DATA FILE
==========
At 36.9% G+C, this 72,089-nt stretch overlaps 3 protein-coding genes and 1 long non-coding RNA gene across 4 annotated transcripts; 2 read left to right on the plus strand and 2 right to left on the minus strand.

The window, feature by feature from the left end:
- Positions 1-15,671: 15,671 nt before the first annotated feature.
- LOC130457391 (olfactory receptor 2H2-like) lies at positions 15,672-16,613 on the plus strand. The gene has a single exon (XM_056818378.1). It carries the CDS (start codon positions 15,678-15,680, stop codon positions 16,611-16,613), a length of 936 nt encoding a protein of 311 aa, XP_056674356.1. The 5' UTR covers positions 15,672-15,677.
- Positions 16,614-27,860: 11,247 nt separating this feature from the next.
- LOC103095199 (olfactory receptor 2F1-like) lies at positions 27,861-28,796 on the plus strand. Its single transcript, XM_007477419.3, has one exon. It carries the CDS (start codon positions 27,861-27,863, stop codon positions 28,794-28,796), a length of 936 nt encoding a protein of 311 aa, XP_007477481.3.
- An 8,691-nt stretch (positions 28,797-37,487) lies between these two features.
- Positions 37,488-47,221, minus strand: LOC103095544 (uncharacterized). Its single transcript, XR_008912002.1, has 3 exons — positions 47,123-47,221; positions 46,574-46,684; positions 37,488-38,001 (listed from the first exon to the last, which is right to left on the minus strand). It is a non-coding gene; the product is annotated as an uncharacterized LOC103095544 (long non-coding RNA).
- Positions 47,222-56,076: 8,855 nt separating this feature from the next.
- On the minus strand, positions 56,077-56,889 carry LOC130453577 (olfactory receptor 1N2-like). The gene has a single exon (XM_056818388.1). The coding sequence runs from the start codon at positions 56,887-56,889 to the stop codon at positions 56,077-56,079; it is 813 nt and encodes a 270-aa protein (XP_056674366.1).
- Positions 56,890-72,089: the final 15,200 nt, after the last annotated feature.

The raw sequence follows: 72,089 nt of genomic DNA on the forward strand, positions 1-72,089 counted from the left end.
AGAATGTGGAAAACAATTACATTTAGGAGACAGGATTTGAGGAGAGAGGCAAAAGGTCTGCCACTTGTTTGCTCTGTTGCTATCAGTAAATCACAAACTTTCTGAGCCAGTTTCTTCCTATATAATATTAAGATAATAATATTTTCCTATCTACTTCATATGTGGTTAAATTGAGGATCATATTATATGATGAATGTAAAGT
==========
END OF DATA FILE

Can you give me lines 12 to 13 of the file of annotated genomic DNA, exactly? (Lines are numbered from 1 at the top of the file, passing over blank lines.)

The raw sequence follows: 72,089 nt of genomic DNA on the forward strand, positions 1-72,089 counted from the left end.
AGAATGTGGAAAACAATTACATTTAGGAGACAGGATTTGAGGAGAGAGGCAAAAGGTCTGCCACTTGTTTGCTCTGTTGCTATCAGTAAATCACAAACTTTCTGAGCCAGTTTCTTCCTATATAATATTAAGATAATAATATTTTCCTATCTACTTCATATGTGGTTAAATTGAGGATCATATTATATGATGAATGTAAAGT